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Re: Cookies - Raising Awareness

From: イアンフェッティ <ifette@google.com>
Date: Wed, 21 Jul 2010 09:43:07 -0700
Message-ID: <AANLkTi=o4Gw8-2KyS2sPqO6bpPjT2aor9B-r6fjF9yyU@mail.gmail.com>
To: Marcos Caceres <marcosc@opera.com>
Cc: public-privacy@w3.org, David Rogers <david.rogers@wholesaleappcommunity.com>, Karl Dubost <karl+w3c@la-grange.net>
On Wed, Jul 21, 2010 at 9:28 AM, Marcos Caceres <marcosc@opera.com> wrote:

> Hi All,
> On 7/21/10 3:10 PM, David Rogers wrote:
>> I tweeted this at the time from comedian Lee Mack, but it is really
>> reflective on 99% of users:
>> Most users do not have a clue .In the words of Lee Mack:"Have you tried
>> disabling cookies?""Well, I once bit the legs off a gingerbread man"
>> http://twitter.com/drogersuk/status/18347149194
> Jokes aside (and I know David did not mean to imply this so I am saying it
> generally), but just because users don't understand something does not mean
> they should not be entitled to a protection or control of privacy. To quote
> James Boyle [1], who discusses similar dispossession of rights in the
> context of intellectual property, this is similar to "the Supreme Court
> decisions that dispossessed the American Indians on the theory that they did
> not comprehend the concept of property and thus did not “own” the land being
> taken from them" p.54.
> I know that the above kinda goes without saying it. However, during the
> workshop certain people did argue that things like geopriv were too
> confusing for end users, and would up the cost for implementers and vendors,
> therefore users should not be entitled to such technological protections.
And car owners should not be deprived of the best MPG (or litres/100km)
possible, so we should ask them a slew of factors and ask them to solve a
differential equation to determine the optimal "driving coefficient" for
their driving style, which they should then input into the steering wheel by
turning it left to decrement a value, right to increment a value, and
honking to set the value, and they should do this before each trip in case
they gained or lost weight.

Hopefully it's obvious that the above is sarcasm, but I think it's about as
over the top as suggesting that arguing against these controls being in the
browser is akin to stripping native americans of their land.

What I have been trying to convey, and what Aza said at the workshop, is
that we have to respect the user, and respecting the user is not synonymous
with prompting them for everything, we also have to respect their time and
make sure we can build in user interactions that they understand and that
make sense for the task at hand. Asking the user on each cookie and
expecting them to read 50 comments on 50 cookies to access cnn.com is not
respecting the user. Re: attaching policy with "advanced APIs" I am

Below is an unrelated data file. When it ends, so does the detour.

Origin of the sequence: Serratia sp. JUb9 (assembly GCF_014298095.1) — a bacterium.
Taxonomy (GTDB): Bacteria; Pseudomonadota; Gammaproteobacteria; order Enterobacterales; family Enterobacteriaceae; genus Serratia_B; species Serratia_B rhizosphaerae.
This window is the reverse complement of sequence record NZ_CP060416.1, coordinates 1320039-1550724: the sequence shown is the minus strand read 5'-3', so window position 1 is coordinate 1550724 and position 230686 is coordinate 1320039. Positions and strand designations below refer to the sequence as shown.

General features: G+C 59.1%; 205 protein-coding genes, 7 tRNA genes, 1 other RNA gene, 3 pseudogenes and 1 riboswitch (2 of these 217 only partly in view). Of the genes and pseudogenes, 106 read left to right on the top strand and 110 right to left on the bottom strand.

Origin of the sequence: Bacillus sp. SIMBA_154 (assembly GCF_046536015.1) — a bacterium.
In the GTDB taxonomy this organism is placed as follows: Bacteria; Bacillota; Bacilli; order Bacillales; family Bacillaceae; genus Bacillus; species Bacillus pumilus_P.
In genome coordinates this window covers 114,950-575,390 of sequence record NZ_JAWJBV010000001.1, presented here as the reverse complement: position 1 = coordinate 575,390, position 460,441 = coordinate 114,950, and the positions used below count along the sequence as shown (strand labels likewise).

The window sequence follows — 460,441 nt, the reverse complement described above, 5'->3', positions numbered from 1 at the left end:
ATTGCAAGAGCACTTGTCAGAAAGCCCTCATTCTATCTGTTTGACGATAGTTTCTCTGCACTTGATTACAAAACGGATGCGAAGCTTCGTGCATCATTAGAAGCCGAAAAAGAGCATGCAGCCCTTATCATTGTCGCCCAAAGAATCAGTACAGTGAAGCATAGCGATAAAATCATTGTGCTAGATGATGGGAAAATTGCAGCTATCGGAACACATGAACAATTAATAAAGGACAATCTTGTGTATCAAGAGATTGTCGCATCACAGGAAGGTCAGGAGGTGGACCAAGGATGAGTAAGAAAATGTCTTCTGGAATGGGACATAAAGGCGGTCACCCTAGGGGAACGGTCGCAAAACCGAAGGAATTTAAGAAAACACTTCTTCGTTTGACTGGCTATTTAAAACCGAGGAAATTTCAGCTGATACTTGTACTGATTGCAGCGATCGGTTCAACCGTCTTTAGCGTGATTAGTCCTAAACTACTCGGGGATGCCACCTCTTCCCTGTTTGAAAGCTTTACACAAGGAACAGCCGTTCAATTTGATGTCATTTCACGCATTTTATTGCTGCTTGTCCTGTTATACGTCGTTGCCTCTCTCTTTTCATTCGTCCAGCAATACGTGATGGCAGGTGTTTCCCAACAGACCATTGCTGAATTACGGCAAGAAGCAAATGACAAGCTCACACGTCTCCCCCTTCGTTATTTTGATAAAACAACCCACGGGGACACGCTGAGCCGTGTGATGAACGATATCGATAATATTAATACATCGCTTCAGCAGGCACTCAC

skeptical about the ability to build a good UI for this in the browser, and
i am doubly skeptical that the browser is the right place to put this in
given that I think the controls users want will ultimately depend on data
specific to the site, as well as settings/options specific to the site. I am
also skeptical the user will understand what happens when no site out there
actually takes any action based on their "preference". If someone wants to
prove me wrong, again I think this can be done today. Get the CDT to get
users to come to their website and specify their preferences, and provide
some script that third party sites can use to query the value of the user's
preference. Try it out before trying to push it into browsers.

> I personally believe that for site owners to access "advanced Web APIs"
> should incur a level of commitment to privacy: both at the technological
> level and at the legal level. That is to say, if I, as a site operator, use
> a particular API that accesses a user's private data, then I should respect
> what the user dictates are the restrictions on that data (spatial, temporal,
> etc).  For an API to not afford the end-user with any means at all to
> dictate their usage-rights over that data unfairly dis-empowers users - dare
> I say in the manner the Supreme court did in the quote I gave above. I also
> support the notion that  individual bits of data may not make up the
> tangible object to which the protections can be applied to (e.g., a
> geotagged photo, where the geolocation is stamped after the photo is taken,
> and the people in the photo are tagged from my address book).
> Lastly, I want to take issue with users not understanding stuff. I class
> myself as a user :) I don't see myself as some special person above any
> other person. If I am capable of understanding this stuff, I don't see why
> anyone else would not be... and if another user is not getting it, you are
> probably just not explaining it right.

Sorry Marcos, but anyone who works for a browser vendor in my opinion
doesn't get to say "well, I understand it so I expect others will too" :)

> [1] http://www.thepublicdomain.org/
> --
> Marcos Caceres
> Opera Software
Received on Wednesday, 21 July 2010 16:43:39 UTC

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